Woodland carpentry

Woodland carpentry

December 20, 2013

Students, faculty, and staff recently celebrated the completion of a new 250-foot-long boardwalk on a popular trail in Skidmore’s North Woods. Construction began in the beginning of the fall semester, and the last decking boards were nailed down in December.

The North Woods are a treasured regional resource that the Skidmore and Saratoga Springs communities use and care for together. Joint projects have ranged from trail maintenance to removal of invasive plant species; the new boardwalk is just the latest improvement spearheaded by the North Woods stewards. 

Kana Miller '14, Eliza Hollister '15, Stephen McCann '15, and Jenna Frank '1 (L-R)

Kana Miller '14, Eliza Hollister '15, Stephen McCann
'15, and Jenna Frank '14 (L-R)

Last summer stewards Meghan Burke ’13 and Eliza Hollister ’15 saw the need for improvements to a perennially muddy section of the Red Trail. The stewards knew that the wet stretch of the Red Trail can be difficult for people to walk through—but when hikers walk around it, they contribute to trail widening and eventually the creation of new trails, which compact the soil and damage roots and plants. To help hikers stay on the existing trail, Burke and Hollister researched boardwalk construction methods, volunteered with community organizations to identify the most practical design, and then wrote a proposal for installing a new boardwalk. Their plan earned the support of Skidmore’s Facilities Services, the Environmental Studies Department, and Sustainable Skidmore. The brand-new boardwalk now provides a high and dry path, making the area safer for hikers while protecting the areas alongside it from erosion and improving forest health.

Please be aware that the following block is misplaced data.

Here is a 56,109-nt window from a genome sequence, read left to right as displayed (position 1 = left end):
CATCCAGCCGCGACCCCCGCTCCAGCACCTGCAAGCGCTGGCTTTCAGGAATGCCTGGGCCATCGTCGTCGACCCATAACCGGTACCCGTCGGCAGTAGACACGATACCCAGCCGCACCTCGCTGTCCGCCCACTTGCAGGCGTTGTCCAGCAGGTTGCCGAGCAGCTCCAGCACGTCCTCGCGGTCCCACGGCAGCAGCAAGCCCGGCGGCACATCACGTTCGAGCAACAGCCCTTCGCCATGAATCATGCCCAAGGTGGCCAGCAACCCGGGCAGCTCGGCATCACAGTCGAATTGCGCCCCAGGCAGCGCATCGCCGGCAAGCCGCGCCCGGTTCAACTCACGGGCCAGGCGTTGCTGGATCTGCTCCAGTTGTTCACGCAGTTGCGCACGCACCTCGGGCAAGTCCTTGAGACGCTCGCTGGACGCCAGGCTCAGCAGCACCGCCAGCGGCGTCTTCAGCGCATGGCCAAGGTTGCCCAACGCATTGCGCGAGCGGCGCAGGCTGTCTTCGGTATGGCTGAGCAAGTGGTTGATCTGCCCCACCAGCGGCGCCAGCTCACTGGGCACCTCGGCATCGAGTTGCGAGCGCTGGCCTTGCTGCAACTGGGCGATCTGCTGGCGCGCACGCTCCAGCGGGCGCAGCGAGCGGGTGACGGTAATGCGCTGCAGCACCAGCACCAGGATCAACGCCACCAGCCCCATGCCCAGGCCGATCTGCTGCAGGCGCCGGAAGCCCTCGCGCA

Many Skidmore and Saratoga Springs community members collaborated to make the boardwalk a reality. Saratoga’s Allerdice hardware store generously donated the majority of the lumber used in the project, with help from Ken Ivins, a longtime friend of the North Woods. Throughout the fall, Hollister coordinated workdays that connected faculty and staff with the students from both the Skidmore Student Conservation Corps and an environmental sociology course. The work parties bolted frames, added decking, and stabilized the boardwalk until the project was complete. Dean Phillips, project manager in Facilities Services, played a key role in designing, planning, and construction—including teaching basic building and work-safety skills, providing plenty of experiential learning for all the volunteers. Levi Rogers, with Skidmore's sustainability office, says “We are very thankful for the support from our community, and we welcome anyone to enjoy the trails in the North Woods. Be sure to follow the Red Trail loop to see the recently completed project!”

Download a trail map here.

Civic engagement at Skidmore.

Tags: Student Committees, Sustainable Skidmore, civic engagement, Kana Miller '14, Eliza Hollister '15, Stephen McCann '15, Jenna Frank '14, sustainability
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